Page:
Julian Assange is the Man of Our Time. In the space of a single generation, our “icons” have gone from being simple, straightforward exemplars of a single quality to enigmas who exist in fragments, unknowable to us, perhaps even unknowable to themselves.
Is Mr. Assange a heroic fighter for political honesty and decency? Judging by the way The Times and other major newspapers have been prominently publishing his leaks of secret diplomatic cables, you would think he was. Is he a threat to the legitimate protection of political and national interests? Judging by the way the same papers have been conscientiously, yet somewhat surreally, reporting the destruction of legitimate careers and legitimate relationships as a result of the leaks, you would think he was. Reckless sociopath? Knight of populist redress? Compulsive rapist? Defender of democratic virtue? In a 10,000-word New Yorker profile, he comes across as victim, paranoid, hero, a case of arrested development, an absent-minded genius, a vulnerable innocent, a “devilish” calculator, a mama’s boy, a mensch, a megalomaniac.
In T magazine, however, he appears in a glossy fashion photograph as stubbled, impish, masterful, relaxed and utterly divorced from any context that might define him.
So who is this “icon”?
It used to be, not long ago, that we were content to allow our celebrated figures to serve as rudimentary moral guides to our national existence. Often, they simply stood for the proverbial American promise of going somewhere from nowhere. By talking about them, we reassured ourselves about the possibilities of American life. Europe had the grandiose Age of Romanticism. We had the humbly born Marilyn, or Sinatra, or Elvis. We liked to crystallize an epoch in an individual as a way to offer individuals the hope of transcending their epoch.
Of course we knew there was more going on behind the scenes and under the surface. The gossip industry emitted steady inklings of Marilyn’s bruising sex life, Sinatra’s gangster connections, Elvis’ drug use and his taste for prepubescent girls. But our own lives were so layered, nuanced, complex and secretly startling that we let sleeping dogs lie.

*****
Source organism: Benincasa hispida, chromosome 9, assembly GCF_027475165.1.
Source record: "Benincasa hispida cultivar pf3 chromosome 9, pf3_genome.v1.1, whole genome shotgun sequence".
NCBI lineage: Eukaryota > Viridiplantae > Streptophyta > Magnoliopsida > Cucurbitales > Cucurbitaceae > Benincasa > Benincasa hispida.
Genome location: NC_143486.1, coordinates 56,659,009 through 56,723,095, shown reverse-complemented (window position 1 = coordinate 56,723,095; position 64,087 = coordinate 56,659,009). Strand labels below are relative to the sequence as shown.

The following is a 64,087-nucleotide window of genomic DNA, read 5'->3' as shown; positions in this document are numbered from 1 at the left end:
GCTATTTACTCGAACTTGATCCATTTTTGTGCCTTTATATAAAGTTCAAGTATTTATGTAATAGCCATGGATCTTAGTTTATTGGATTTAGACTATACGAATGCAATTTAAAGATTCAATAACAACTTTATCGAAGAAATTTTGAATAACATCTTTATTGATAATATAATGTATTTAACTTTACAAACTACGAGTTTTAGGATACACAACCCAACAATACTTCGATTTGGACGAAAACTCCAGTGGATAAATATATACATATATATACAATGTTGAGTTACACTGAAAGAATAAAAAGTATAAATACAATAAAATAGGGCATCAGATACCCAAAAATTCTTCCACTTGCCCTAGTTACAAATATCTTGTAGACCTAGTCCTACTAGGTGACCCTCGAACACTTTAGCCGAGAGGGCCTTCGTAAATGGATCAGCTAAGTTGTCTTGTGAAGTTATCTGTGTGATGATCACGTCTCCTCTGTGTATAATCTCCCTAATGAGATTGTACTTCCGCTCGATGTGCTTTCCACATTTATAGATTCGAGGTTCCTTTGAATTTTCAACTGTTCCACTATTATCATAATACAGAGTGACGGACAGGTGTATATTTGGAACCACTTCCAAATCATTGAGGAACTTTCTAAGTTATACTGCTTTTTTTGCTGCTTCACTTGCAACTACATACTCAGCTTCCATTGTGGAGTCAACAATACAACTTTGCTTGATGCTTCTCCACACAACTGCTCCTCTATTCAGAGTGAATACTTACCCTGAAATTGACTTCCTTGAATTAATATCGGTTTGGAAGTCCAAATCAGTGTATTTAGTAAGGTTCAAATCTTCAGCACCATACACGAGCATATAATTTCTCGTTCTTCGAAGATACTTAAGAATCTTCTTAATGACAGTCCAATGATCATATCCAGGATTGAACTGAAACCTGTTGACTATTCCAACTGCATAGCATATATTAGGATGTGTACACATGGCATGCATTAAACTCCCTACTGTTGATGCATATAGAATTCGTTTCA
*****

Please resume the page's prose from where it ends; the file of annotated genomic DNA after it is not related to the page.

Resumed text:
Back then, you might say that everyone, straight or gay was, to one degree or another, in the closet where identity was concerned. We liked keeping public figures public; it certified our own sense of security about our private lives. Plus, we needed public myths because they provided something simple to navigate by. They were a relief. Enjoying them made up a big part of our leisure time. If we wanted complexity, ambiguity and nuance, we read a serious novel.
Now the steady deluge of information has turned all our leisure time into work. We read the superficial revelations of chatter–or at least skim them–incessantly. The very volume of informational stuff makes it necessary to sift through it and determine what’s true and what isn’t. In the Age of Sinatra, you read the paper or watched the evening news, reflected on what you read and watched and then osmotically allowed it to settle into your picture of reality. That was what was known as leisure time. Now we read dozens of accounts of the same event as it’s unfolding; we examine, analyze, compare. There’s no time for leisure at all.
No time for judgment, either. Each version of an event gives way to another. Each interpretation of a person gives way to another. Life has become Cubistic. There are dozens of Assanges. Dozens of Elizabeth Edwards. Dozens of Barack Obamas. One minute Mel Gibson is beating his girlfriend, the next minute the gossip sites are sizzling with photos of him playing tenderly with his young daughter. Michael Jackson: Pathetic? Perverted? Princely? No wonder that when they release some new Nixon tapes every couple of years, commentators report on Nixon’s racism and anti-Semitism with something like relief. His villainy is a kind of White Christmas. It is consistent, reliable, and predictable, just like the ones you used to know.